We are pleased to see the return of flexibility to mortgages after years of rigid processes after the financial crash.
Since April last year, lenders have been dealing with the fallout from the biggest piece of mortgage regulation ever introduced in this country.
It means lenders now must check every borrowers’ income and make more intrusive checks about their spending patterns.
This can mean asking borrowers how many newspapers they buy, how much they spend on Christmas presents or the cost of their regular haircut.
It is all designed to ensure borrowers can afford the repayments they are making over the next thirty years. It is the biggest monthly layout most people will make and it makes sense to have rules in place that makes sure it will be paid.
We agree with most people in the industry that lending standards had slipped in the decade before 2008 and needed to be corrected.
However, as often is the case with new rules the pendulum had swung too far and crucial niche mortgages were washed away in the tidal wave.
Lenders were desperate to play by the rules and be safe so they scrapped interest-only mortgages and made it harder for anyone self-employed or with bonus income to get a deal.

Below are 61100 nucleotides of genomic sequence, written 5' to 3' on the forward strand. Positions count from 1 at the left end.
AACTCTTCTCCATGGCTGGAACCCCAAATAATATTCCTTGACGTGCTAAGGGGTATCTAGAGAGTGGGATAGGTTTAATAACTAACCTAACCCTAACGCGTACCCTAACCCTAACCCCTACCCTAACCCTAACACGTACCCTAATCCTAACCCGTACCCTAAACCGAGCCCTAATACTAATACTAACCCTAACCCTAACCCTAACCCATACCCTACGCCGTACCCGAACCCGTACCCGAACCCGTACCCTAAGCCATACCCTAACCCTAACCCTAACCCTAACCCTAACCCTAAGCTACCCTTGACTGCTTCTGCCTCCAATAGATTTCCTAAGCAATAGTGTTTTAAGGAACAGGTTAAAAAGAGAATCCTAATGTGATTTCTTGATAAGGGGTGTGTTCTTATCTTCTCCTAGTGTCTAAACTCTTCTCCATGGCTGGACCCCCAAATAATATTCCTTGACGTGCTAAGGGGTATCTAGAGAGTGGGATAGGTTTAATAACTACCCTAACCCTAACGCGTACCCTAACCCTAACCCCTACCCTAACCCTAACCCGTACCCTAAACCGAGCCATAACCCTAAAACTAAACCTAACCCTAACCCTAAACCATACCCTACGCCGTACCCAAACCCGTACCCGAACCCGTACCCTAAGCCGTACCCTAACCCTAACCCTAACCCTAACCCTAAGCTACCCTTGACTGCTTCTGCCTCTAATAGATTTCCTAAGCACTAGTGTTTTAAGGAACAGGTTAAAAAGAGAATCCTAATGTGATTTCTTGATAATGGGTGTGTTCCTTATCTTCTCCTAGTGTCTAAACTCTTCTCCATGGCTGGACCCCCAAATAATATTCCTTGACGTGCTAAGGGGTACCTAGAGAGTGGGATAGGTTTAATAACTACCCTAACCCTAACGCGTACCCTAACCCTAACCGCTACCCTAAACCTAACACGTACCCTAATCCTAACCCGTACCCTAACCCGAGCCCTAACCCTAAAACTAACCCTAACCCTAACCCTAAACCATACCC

This is where a good adviser can now be worth their weight in gold by scouring a more complex market to get the best deal for those with unusual income payments.
Bonus income mortgages are mortgages in which a bonus income contributes towards mortgage payments.
Different lenders have a variety of policies relating to how they categorise bonuses: discretionary, performance related or contractual.
Bonus income mortgages are niche mortgages, varying between lenders, mortgage type, industry in which the applicant works, and previous bonus history at the current employer.
Because of new rules checking income payments of borrowers some lenders have become so strict as to reject any income with bonus payments.
This would cut the amount many can borrower dramatically, particularly for those in businesses such as financial services or recruitment which rely heavily on bonuses.
The lender theory is that it is unreliable and open to changes so it cannot be used to assess affordability over fixed mortgage payments over 30 years.
This is wrong as bonus or commission payments form essential and regular forms of income for many.
We know that income is not a fixed amount for many and this needs to be reflected in how much they can borrow whether it is on an interest-only deal or other.
Lenders that do offer bonus income mortgages may require details of all the relevant information of your employment history, length of time at current employer and bonus procedures at the company, as well as your property details.
It can be a complex process and many borrowers can fall at the first hurdle without proper advice and assistance from professionals.
The good news is that lenders are starting to loosen criteria and offer more specialist deals so the market is opening up.
If you have a bonus then do not discount it from your income but it may need a more nuanced approach that a mortgage adviser can best deliver.